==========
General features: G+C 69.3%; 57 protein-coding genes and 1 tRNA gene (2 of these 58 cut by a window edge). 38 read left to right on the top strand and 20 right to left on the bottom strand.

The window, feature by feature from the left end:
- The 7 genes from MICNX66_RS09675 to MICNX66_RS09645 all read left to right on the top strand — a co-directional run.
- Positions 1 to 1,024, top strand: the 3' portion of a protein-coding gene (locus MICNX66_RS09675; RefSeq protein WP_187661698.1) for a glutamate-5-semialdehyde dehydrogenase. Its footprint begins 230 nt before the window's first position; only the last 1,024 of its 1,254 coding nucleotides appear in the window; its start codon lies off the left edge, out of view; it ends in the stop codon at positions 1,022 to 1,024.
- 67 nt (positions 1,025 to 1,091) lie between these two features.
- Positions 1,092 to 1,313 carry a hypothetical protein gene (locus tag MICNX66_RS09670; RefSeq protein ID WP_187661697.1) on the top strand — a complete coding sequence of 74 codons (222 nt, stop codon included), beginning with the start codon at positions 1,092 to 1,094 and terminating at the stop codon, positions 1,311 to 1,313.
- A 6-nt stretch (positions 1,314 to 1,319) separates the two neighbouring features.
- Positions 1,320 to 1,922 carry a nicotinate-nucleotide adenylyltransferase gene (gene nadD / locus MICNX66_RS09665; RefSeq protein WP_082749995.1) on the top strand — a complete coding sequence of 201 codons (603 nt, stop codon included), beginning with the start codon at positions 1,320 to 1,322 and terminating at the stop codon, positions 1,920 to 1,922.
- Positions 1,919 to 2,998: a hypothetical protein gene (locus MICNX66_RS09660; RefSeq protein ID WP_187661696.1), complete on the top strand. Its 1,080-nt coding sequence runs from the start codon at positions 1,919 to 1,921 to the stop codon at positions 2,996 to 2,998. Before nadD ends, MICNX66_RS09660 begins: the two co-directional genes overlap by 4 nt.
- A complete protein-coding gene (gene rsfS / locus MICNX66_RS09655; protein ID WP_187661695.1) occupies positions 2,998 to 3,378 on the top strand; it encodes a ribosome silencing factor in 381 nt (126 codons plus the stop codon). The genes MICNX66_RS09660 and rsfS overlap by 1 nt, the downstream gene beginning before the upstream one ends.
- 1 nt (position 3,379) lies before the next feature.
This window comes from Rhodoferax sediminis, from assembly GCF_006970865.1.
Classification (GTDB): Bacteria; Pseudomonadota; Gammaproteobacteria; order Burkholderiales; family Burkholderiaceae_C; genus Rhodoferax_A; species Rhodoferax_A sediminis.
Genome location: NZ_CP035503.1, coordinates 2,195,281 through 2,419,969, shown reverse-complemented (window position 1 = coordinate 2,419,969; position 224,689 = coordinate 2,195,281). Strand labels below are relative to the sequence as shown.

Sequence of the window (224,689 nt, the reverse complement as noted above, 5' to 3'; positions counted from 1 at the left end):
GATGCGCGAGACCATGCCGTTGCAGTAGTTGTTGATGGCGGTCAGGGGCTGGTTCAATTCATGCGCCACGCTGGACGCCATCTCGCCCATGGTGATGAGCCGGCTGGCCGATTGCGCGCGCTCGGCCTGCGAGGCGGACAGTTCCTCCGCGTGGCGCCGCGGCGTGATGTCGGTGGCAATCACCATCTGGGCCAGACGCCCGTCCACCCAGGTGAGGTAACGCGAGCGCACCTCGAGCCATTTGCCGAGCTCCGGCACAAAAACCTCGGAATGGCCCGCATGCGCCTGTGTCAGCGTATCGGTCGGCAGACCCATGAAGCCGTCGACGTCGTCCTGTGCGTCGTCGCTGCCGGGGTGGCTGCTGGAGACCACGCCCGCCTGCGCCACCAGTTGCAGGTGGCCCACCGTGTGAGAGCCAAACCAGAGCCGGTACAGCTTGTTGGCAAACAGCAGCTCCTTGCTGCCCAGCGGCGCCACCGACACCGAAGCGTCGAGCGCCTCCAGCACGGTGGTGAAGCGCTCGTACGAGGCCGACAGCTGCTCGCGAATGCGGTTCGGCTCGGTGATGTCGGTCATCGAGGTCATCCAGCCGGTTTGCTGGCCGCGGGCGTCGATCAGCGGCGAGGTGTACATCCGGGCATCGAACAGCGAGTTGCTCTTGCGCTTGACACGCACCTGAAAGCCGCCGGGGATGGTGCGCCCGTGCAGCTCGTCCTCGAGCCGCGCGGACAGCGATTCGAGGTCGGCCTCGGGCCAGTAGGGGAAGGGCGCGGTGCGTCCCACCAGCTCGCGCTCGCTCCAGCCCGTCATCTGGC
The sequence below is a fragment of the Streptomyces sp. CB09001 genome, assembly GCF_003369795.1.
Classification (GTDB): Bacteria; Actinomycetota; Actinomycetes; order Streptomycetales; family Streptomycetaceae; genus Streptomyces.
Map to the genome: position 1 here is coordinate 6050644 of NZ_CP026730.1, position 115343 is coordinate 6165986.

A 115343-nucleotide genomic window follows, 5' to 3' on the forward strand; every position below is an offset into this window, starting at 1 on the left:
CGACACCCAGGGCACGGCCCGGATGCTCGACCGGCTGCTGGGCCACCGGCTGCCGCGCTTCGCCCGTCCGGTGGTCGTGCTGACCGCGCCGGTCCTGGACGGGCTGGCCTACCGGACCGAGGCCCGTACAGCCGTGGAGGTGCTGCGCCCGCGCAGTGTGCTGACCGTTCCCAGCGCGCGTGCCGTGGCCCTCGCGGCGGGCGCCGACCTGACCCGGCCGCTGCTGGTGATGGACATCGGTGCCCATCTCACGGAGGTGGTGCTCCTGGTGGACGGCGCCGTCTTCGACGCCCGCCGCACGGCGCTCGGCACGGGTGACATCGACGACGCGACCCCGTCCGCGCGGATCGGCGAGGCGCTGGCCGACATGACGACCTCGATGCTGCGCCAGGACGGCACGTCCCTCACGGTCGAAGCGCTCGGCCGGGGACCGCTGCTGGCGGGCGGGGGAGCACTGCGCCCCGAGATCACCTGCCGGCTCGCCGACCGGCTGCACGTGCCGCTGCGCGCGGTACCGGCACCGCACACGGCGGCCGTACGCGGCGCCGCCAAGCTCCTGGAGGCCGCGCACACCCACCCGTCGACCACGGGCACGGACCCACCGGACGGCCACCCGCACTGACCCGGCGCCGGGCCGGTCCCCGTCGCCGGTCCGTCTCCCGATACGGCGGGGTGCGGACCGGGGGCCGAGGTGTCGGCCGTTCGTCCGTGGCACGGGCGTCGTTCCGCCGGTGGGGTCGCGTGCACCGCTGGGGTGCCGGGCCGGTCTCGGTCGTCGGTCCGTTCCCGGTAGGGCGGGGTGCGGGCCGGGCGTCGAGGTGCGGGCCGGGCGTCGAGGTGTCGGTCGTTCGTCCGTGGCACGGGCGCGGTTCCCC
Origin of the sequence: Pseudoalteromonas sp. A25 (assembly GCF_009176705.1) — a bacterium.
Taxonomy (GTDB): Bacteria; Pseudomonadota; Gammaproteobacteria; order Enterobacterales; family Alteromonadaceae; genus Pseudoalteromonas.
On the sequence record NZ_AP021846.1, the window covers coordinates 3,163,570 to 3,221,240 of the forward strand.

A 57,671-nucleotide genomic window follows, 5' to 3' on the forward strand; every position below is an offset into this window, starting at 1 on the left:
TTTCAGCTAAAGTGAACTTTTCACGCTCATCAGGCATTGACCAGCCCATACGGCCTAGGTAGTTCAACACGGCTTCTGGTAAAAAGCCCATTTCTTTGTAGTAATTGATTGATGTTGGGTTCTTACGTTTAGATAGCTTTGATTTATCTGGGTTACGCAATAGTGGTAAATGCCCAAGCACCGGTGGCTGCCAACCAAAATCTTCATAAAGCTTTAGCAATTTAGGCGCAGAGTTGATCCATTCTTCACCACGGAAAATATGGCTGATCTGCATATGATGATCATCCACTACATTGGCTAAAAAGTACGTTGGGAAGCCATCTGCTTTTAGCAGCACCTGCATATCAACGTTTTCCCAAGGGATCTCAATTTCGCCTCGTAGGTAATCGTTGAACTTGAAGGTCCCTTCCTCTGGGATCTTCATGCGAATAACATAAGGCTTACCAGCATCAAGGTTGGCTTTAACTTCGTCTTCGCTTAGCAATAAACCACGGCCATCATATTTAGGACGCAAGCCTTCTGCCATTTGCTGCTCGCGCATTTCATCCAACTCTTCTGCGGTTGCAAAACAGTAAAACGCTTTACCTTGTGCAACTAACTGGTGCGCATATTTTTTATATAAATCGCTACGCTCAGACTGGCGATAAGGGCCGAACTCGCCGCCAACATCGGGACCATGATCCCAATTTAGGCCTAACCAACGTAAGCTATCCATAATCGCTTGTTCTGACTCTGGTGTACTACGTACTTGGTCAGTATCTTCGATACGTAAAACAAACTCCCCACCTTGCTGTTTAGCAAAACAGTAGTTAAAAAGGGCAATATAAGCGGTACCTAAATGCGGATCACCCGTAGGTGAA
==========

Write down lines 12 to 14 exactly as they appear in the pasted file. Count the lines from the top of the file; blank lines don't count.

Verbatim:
This window comes from Rhodoferax sediminis, from assembly GCF_006970865.1.
Classification (GTDB): Bacteria; Pseudomonadota; Gammaproteobacteria; order Burkholderiales; family Burkholderiaceae_C; genus Rhodoferax_A; species Rhodoferax_A sediminis.
Genome location: NZ_CP035503.1, coordinates 2,195,281 through 2,419,969, shown reverse-complemented (window position 1 = coordinate 2,419,969; position 224,689 = coordinate 2,195,281). Strand labels below are relative to the sequence as shown.